Thursday, November 02, 2006

We're just mixed-up kids who distrust the autonomy plan

It's a heady autumn on the internet for Western Saharan independence advocates. But for those of you who haven't been following the adventures of the best Facebook group devoted to Sahrawi independence, a recap.

Facebook is a college social networking site that's comparable to Myspace, to give you a frame of reference. It's mainly used to ogle people, but you can also create political groups. A friend of mine made a group devoted to Western Saharan independence as a 2006 campaign issue and made me an administrator, and I've been delighted ever since. The group started small, but it's gained momentum and now has 98 members. Here thanks has to be given to David Dragoset, a student at University of Texas-Dallas and an excellent bowler, who invited everyone he knows and several people he doesn't. David, there's a dune with your name on it outside El-Ayoun.

Our youthful independence-agitation had only started, though, before we were hassled by our mortal enemies: pro-Moroccan occupation college students (?). They came on with what were initially some soft arguments ("Who cares about the Western Sahara?", "US citizens are in no position to criticize Morocco when their government has invaded Iraq").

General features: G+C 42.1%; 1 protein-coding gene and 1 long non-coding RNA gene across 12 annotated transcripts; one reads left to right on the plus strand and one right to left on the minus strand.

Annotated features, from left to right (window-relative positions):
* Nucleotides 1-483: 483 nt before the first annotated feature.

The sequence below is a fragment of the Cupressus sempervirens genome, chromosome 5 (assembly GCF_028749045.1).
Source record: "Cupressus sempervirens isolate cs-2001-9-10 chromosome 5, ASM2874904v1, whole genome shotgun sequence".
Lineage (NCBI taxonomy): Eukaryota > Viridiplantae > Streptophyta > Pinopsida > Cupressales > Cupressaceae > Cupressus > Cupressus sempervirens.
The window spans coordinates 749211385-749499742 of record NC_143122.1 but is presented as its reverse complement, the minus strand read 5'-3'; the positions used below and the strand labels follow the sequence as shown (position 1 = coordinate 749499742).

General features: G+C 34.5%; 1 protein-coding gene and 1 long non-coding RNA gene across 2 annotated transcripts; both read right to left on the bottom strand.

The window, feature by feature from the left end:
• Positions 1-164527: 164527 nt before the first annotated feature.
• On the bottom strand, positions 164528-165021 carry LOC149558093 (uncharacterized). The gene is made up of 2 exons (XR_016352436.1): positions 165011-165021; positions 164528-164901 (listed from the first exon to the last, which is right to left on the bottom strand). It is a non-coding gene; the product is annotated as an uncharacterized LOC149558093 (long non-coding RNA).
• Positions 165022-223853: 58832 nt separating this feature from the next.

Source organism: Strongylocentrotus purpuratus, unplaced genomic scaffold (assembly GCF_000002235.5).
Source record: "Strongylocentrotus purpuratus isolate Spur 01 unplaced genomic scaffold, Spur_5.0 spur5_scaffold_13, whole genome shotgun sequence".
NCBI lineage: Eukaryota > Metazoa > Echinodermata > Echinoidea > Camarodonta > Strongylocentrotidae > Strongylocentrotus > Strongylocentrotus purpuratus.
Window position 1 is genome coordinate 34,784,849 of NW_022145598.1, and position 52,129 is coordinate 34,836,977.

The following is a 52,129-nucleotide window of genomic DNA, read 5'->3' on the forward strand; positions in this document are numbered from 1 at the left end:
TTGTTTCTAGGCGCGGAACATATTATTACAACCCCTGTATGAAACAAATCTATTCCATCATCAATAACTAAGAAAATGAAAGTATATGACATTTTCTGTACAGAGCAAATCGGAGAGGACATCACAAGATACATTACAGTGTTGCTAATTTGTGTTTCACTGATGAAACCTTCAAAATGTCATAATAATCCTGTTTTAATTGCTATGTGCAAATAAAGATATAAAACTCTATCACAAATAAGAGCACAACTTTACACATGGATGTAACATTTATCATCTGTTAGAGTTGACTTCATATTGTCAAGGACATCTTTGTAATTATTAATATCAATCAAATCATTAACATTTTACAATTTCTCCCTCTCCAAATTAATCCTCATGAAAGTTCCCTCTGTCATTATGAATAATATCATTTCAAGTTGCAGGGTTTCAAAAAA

Eventually, they straightened up and produced some good stuff, though. For example, can someone explain to me about Abdelaziz's Moroccan origin? It doesn't matter whether he's from El-Ayoun, Marrakech, or Mars as far the struggle's legitimacy is concerned, but I'd like to know how he ended up in charge of Polisario.

The problem with pro-Moroccan arguments is how fundamentally flimsy they are. The most powerful one, for me, is the vague claim about the Alouwite tribe, and that's only because I haven't read much about the regions pre-colonial history. The fact that they have to resort to that irredentism, though, demonstrates how weak their other claims are. I mean, some people were peddling the Sahrawi children sold to Cuba story so popular with the Moroccan-American Center for Policy. I feel like by now that's been reduced to the level of an old-wives' tale.

This post feels self-involved, but I think I just wanted to assure the older members of the independence community that people my age know and care about Sahrawi independence. If you haven't yet, join the group on Facebook. Because of recent changes, you don't have to be in college, or even high school, to get an account.